“Hungry People Don’t Deserve Your Hatred,” by Tom Howard

Feb 12th, 2014 | By | Category: Nonfiction, Prose

I want to talk about hunger.

There’s an old saying that you may have heard.  Too often we miss the forest for the trees.  Because: there are too many goddamn trees. So many trees, way too many trees.    That’s why the humane thing to do is to allow hunters to periodically and metaphorically “prune” them, because sometimes—maybe even most of the time—the only way to save something is to kill it.  But my real point is that the forest is there, behind all those damn trees.  Open your eyes.  Open your goddamn eyes.

Hunger is like that.  Recently I’ve seen a lot of stories in the news about hunger, which I understand has recently become a serious problem.   I saw a woman on the metro wearing a shirt that read STOP HUNGER NOW!, except that her boobs made the shirt stretch out in the middle, so instead it looked at first like STOP UNGE NOW.

I thought about that for a long time, worried that this crazy person Unge was on the loose, possibly eating people or, far worse, turning them into weird batteries for his (or her!) grotesque experiments.   But then the T-shirt woman saw me looking at her and she turned away, and at first I thought she was protecting Unge in some sick, twisted way, possibly even was in love with Unge, a victim of Stockholm Syndrome.   I felt bad for her, but I was also upset because I don’t believe in Stockholm Syndrome, and I’m pretty sure she only was into Unge because Unge was vaguely Nordic and could play the guitar, which admittedly is cool.  Fucking cool Unge and his human batteries and his amaaaaaazing guitar playing.  And then at last I saw and read the letters on the sides of her boobs.

And then I thought, for the first time, about hunger.

My initial reaction, obviously, was contempt.  Just eat something.   I’m sure I’m not alone in thinking that.   We’re talking about basic biology.   It’s hard not to agree with the people who dismiss the hunger thing as a “first world problem,” a made-up issue like racial discrimination or diabetes, designed to distract us from the real problem of gay abortions.

But the thing is that I get it.  Sometimes you actually do forget to eat.  Just last week I was sitting at home, writing out some really good extemporaneous things to say for when I called in to Murray and Zabe’s radio show, and before I knew it the entire day was gone and I was lying there in my pajamas at midnight under the coffee table, my face stained with tears.

The point is that I forgot something important.  In my race to “join the conversation,” I forgot to listen to another conversation: the one I have with my own body, which tells me in no uncertain terms that without Cheetos, now, we will all be dead before morning.

Aside: I wonder why “thirst” isn’t as much of a concern.  You really never see campaigns to STOP WORLD THIRST.  And yet: humans can go seven days without food, but only a few minutes without vodka.   I’m not one to raise “conspiracy theories,” but I wonder if just maybe the powerful Food Lobby has held sway in the court of public opinion for too long?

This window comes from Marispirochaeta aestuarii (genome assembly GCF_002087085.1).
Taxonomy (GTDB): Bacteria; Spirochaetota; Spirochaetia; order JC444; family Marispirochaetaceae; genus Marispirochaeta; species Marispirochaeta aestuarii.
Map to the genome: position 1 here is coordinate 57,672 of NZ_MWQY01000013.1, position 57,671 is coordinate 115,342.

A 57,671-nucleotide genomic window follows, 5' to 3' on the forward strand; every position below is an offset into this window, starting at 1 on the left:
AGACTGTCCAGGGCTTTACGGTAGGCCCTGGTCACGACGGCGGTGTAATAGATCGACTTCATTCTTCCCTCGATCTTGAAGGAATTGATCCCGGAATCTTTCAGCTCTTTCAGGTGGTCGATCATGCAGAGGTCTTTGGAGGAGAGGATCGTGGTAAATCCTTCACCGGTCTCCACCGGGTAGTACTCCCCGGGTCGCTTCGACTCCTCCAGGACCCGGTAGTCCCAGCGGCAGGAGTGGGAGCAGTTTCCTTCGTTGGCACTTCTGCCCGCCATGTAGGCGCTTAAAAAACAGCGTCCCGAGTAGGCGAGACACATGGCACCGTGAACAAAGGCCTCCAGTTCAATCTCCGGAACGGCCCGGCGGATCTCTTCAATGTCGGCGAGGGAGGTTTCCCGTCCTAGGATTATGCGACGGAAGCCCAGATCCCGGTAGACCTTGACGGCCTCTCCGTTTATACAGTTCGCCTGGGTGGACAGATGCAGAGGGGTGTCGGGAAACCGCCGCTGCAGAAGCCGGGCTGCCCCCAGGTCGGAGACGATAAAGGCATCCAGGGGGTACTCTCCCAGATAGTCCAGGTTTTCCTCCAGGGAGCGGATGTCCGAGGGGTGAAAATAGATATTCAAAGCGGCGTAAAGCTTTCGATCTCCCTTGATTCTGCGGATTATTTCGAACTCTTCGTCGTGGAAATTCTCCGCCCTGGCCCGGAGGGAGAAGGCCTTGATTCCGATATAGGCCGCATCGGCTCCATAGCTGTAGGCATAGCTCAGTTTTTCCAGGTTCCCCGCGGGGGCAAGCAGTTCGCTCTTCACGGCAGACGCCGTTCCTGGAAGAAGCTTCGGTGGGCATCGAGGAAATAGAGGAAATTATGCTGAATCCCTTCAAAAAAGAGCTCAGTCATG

Hunger isn’t a game.  That’s the thing.  You might think you’re “sticking it to the man” by dying of hunger, but you’re not.  You’re really not.  You’re just dying.  That’s the thing I was saying earlier, about the forest—sometimes you have to just see things for what they are, and you’re not helping anyone by dying.  Or maybe you are, I don’t know.  But you’re still part of the problem.  Be the solution.  Even if it’s difficult, even if you have trouble reminding yourself to at least for fuck’s sake eat a Snickers bar, you have to be the solution.  You want to send a message to “the man”?  How about “I’m not going to go hungry just because they closed down the all-night Wendy’s on Route One”?  I loved that Wendy’s too.  Get over it.  Wake up you crazy dipshit vampire.

I totally get that not all problems can be solved with just an “attitude adjustment.”  I’m not naïve.   That’s why you don’t see me up on my soapbox trying to end the pervasive problem of violins in our schools with a pithy, bumper-sticker-ready slogan.   Maybe I don’t get why there’s such uproar about it, but I respect it as an issue.  Too often people only see “one side” of a controversial topic, but in this case it really is a complex situation.  You can’t just “stop” violins.  You’d need a pretty goddamn major bipartisan agreement to ban the instrument completely, and then you would probably need death squads.

But here’s the thing: No rational person wants death squads.

My point, to bring things “full circle,” is that if hungry people are like trees, and our judgment and belittling of them is like a lumberjack, or like several lumberjacks all tied together, screaming, then maybe we need to stand back and recognize that we all have to live in the “forest” together.

And look, I’ve been guilty of passing judgment too, just as I’ve been guilty of so many other things.  But hunger isn’t something that can be “swept under the rug,” like manslaughter.  It takes a real commitment to change.  It takes courage.   It takes black and white, red and blue, working together to create a palatable (ha!) solution.

Yes, it’s a crazy idea.

But is it crazy like a fox?


Defenestration-Tom HowardTom Howard electrocuted himself when he was five, giving him the power to levitate small objects using only his hands.  Recent work appears in ARDOR, Ampersand Review, and the Higgs Weldon, and he received the 2013 Rash Award in Fiction.  He has a funny, noisy black dog named Harper, and he lives with his wife in Arlington, Virginia.

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